With the Big 12 media days coming to an end yesterday, there was certainly much to talk about. Whether it was Mike Gundy’s mullet or the talk of a potential expansion for the conference, there were no shortage of talking points.
One of the biggest storylines for the Big 12 this year is the amount of returning players it will see. Nearly every team’s starting quarterback from last year is on his way back, as well as other key players all over the field. We’re going to take a look at the best returning player from each team in the Big 12 going into the 2016 season.
Baylor: Seth Russell, QB
There’s a case to be made for DE K.J. Smith being the best returning player for Baylor, but it’s very clear that this team will go as far as Russell takes them. His +23.1 overall production grade last season ranked 13th among all returning quarterbacks, and he did it in just seven games. He averaged just over 300 passing yards and more than four touchdowns per game. He also added nearly 80 yards and a touchdown per game on the ground. The Bears were 7-0 with Russell starting and averaged over 60 points per game. He’s not only the best returning player on the team, he’s one of the best returning players in the whole conference.
Iowa State: Brian Peavy, CB
Peavy was an excellent corner last year despite playing on a well below-average team and facing some of the best offenses in the country. His +11.4 coverage grade ranked 17th among all NCAA corners last season — a big number considering he was just a redshirt freshman. He was targeted 80 times and allowed just 43 completions for 470 yards. He surrendered three touchdowns but also had two interceptions and eight pass breakups. Plays like this showcased his ability to diagnose and react to plays, as he avoids the pick and is able to cut off the throw and make the pass breakup on a key fourth-down play.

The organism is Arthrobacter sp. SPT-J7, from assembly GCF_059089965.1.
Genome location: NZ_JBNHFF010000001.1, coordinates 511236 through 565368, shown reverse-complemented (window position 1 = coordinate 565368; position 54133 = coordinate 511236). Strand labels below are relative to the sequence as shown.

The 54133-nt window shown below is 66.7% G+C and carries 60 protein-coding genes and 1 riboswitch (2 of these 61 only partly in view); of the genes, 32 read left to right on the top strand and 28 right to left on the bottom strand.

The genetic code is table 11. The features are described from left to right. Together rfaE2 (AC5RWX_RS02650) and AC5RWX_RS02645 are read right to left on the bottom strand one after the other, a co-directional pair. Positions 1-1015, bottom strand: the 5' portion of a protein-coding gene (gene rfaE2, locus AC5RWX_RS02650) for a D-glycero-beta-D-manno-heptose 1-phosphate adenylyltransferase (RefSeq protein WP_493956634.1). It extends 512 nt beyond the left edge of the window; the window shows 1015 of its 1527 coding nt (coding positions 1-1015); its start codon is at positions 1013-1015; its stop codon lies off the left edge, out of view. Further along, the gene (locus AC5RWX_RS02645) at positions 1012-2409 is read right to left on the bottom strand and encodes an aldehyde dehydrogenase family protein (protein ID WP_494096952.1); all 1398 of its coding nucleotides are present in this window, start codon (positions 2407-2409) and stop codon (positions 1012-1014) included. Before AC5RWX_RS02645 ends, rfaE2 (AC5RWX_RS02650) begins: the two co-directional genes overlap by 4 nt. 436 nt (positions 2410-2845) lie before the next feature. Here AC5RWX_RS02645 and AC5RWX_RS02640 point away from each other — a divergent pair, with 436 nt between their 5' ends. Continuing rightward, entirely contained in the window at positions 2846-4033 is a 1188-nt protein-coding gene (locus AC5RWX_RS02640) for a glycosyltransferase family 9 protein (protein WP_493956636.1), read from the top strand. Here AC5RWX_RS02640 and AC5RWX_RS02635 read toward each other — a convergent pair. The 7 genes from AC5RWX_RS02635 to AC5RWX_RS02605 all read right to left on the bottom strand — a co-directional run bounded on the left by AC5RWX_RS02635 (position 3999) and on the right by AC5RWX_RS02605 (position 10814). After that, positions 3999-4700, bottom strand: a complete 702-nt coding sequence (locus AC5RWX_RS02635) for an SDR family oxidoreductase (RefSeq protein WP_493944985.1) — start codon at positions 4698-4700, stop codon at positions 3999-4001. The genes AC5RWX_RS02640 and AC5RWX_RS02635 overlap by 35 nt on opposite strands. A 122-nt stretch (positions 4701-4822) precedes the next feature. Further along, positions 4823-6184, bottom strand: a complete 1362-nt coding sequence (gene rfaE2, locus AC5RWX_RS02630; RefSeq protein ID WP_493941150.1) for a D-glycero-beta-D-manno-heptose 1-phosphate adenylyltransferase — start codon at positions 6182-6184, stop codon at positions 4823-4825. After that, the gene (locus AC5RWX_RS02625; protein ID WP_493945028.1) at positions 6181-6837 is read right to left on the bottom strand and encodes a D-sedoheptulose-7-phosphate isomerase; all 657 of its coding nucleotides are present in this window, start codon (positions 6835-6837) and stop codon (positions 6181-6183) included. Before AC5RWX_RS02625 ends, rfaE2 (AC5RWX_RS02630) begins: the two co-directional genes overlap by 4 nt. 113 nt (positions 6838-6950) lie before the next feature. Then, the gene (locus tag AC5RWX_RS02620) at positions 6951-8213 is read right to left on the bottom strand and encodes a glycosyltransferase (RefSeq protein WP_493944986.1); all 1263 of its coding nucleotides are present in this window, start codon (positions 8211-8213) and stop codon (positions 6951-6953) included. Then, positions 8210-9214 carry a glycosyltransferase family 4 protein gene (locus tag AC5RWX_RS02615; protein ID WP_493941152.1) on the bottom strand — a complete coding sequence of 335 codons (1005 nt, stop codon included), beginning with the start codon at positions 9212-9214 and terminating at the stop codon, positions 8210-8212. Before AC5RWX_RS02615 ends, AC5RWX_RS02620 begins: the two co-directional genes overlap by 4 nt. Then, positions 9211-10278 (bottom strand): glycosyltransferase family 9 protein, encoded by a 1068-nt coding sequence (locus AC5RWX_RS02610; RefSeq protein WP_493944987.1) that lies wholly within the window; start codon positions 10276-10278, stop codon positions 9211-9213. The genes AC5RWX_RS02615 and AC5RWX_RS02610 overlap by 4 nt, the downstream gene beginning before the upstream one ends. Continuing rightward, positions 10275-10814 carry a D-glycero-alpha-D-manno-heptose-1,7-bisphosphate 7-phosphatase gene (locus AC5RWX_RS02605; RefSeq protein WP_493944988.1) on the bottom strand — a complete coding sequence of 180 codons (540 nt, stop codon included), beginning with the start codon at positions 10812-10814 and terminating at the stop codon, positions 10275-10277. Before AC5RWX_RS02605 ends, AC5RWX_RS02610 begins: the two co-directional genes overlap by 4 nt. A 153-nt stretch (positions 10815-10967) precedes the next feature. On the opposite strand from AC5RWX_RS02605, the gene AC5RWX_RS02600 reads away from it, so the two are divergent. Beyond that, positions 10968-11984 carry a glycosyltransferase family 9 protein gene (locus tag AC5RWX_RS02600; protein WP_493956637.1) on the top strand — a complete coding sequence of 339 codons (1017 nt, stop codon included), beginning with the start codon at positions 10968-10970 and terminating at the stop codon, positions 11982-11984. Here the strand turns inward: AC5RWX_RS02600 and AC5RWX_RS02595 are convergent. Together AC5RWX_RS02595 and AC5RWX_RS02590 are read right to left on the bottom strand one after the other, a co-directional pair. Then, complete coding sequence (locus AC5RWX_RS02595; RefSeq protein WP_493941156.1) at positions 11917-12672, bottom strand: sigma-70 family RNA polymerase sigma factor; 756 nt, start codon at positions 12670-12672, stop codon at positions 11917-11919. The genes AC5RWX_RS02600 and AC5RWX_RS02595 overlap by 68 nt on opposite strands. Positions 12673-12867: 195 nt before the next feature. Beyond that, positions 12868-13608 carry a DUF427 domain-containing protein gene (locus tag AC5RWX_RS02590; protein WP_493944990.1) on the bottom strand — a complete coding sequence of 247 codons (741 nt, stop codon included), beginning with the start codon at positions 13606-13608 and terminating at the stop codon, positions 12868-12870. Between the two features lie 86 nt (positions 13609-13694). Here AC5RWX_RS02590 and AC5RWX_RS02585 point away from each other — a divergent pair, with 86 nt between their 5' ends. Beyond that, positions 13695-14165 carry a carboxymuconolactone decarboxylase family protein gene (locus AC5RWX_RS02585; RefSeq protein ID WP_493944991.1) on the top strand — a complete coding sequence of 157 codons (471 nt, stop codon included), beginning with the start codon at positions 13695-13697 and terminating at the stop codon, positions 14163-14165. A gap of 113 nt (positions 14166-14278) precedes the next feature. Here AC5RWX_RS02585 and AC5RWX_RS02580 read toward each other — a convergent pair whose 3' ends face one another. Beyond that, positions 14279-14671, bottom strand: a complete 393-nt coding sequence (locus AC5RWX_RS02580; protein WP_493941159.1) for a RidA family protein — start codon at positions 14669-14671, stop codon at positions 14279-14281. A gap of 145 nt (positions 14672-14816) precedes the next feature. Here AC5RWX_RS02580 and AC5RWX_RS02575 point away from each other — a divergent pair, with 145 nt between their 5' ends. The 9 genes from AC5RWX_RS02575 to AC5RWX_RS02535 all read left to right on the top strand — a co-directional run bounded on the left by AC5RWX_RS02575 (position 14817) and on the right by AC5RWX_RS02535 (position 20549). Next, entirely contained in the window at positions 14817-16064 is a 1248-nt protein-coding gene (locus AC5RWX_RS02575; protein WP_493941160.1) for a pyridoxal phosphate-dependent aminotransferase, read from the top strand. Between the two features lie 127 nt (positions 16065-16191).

Kansas: Ben Johnson, TE
It was not easy to find a bright spot on the Kansas roster for this coming year but Johnson was the least bad out of all of them. He was hardly used in the receiving game, catching just 13-of-18 passes for 111 yards on the season. But he finished the season with some good strong games that bumped his run block grade up to +3.1 on the season. There was definitely improvement from 2014 to 2015, so the hope is there that he can continue to trend upwards.
Kansas State: Jordan Willis, DE
This one really was a toss-up between Willis and DT Will Geary. While Geary has a slightly higher overall grade, Willis is more well-rounded as player and so he gets the nod. Willis finished last year with a +26.5 overall grade thanks to equal strong play in both the run and pass game. He had 15 run stops and a +11.4 run defense grade that was right near the top of his position in the conference. He was even better rushing the passer, with seven sacks and 47 total pressures last year for a 9.0 pass rushing productivity score that was the highest among returning Big 12 DE’s. Kansas State is hoping for more sacks like these, where he just blows by the right tackle with ease before dumping the quarterback.
Oklahoma: Baker Mayfield, QB